Experiments Strengthen Link Between Fish Oil, Mental Problems
April 18, 2002
BETHESDA, Md. (Cox News Service) -- Infant monkeys fed baby formulas supplemented with omega-3 fatty acids - the ones found in "fish oil" - were stronger and more alert even at less than a week old than monkeys given standard baby formula.
And by the time they were adolescents, those that had been deprived of the special omega-3 baby food were showing signs of physical quirks that have been used to predict with unusual accuracy whether human teenagers will someday be incarcerated.
The experiments were described Wednesday by Dr. Joseph Hibbeln, a researcher at the National Institute on Alcoholism and Alcohol Abuse, (NIAAA) in a presentation to other NIH scientists.
They are part of a growing body of science indicating links between diets low in omega-3 and such problems as bipolar depression, suicide and post-partum depression in mothers of young infants.
Heart researchers have believed for decades that modern diets low in omega-3, and high in a related group of fatty acids known as omega-6, are associated with increased risk of heart disease.
Evidence that mental and behavioral problems may also stem from omega-3 deficiencies is more recent. But according to Hibbeln, chief of an NIAAA biochemistry laboratory, the evidence is dramatic.
The incidence of major depression is nearly 60 times as great in New Zealand, where the average consumption of seafood per person is about 40 pounds a year, as it is in Japan, where the average person eats nearly 150 pounds of seafood a year.
And post-partum depression, the condition that some blamed for the actions of Andrea Yates, a Houston woman convicted of first-degree murder recently in the drowning deaths of her five children, is 50 times more common in countries with low levels of seafood consumption, scientists have reported.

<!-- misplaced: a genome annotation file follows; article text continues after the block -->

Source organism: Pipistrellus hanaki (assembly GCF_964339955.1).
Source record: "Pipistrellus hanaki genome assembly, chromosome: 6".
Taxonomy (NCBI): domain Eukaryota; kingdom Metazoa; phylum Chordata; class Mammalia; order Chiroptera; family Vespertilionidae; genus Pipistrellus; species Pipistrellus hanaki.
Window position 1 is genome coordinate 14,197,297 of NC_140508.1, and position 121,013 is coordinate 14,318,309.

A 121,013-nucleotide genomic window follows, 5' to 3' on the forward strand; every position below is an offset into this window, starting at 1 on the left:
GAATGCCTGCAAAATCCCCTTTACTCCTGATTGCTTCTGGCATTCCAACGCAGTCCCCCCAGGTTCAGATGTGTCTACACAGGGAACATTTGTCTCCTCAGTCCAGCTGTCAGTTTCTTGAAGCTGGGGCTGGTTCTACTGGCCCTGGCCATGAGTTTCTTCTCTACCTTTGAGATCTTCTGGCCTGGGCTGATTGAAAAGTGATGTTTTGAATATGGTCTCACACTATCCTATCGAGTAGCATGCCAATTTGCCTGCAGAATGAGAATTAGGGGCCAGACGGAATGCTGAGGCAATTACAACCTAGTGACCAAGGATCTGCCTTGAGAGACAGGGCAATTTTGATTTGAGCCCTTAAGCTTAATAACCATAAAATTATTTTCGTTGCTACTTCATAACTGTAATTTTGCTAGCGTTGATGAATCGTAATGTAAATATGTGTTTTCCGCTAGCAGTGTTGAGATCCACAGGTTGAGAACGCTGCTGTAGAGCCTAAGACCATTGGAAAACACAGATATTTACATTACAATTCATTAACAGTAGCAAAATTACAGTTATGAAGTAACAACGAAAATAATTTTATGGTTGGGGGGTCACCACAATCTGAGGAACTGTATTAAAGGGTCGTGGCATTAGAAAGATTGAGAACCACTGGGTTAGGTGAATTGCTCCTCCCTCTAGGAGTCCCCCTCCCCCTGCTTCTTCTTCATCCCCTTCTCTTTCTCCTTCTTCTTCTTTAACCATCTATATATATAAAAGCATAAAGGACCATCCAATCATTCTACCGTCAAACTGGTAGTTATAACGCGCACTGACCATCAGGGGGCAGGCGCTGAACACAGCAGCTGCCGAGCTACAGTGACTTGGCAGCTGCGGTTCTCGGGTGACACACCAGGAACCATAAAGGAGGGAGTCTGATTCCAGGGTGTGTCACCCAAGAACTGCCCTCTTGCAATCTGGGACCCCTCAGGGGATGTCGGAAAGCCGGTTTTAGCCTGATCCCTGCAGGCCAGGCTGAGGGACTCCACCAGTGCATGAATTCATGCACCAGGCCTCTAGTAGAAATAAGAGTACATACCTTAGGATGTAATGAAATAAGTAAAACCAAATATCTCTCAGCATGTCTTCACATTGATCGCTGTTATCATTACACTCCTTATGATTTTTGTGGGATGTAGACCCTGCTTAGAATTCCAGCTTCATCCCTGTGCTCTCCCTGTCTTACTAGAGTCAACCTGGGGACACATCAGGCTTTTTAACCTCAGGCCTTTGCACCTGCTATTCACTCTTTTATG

Harvard researchers gave two groups of persons who had recently been hospitalized with depression diets that were high in omega-3 and omega-6, respectively. The results were so dramatic that after three months, the scientists were directed by a research oversight committee to stop the experiment and allow all the subjects to take omega-3, Hibbeln said.
omega-6 is a typical component of modern human diets that rely heavily on processed foods, grains and grain-fed farm animals. These diets may be deficient in omega-3, which is much more prevalent in wild game, fish and some nuts, he said.
omega-3 seems to be critical to the growth and maintenance of brain cells, especially cell membranes. That is where all-important neurotransmitters bounce between cells, communicating all sorts of messages, including those related to feelings of well-being, Hibbeln said.
When omega-3 is not available, the body uses what it has, typically omega-6, which produces cell membranes less able to manage the traffic of neurotransmitters.
Hibbeln, who was trained as a psychiatrist, sometimes suggests that people supplement their diets with from one to three grams a day of fish oil labeled to show it contains the omega-3 components eicosapentaenoic acid (EPA) and docosahexaenoic acid (DHA). Although "cold-water" fish such as tuna and salmon are said to be higher in omega-3, shallow-water fish also is rich in it, he said.
In fact, even farm-raised salmon is higher in omega-3 than beef, because in addition to its grain-based "fish chow," the salmon gets some of the important fatty acid from other food in the water, he added.
Copyright 2002 Cox News Service. All rights reserved.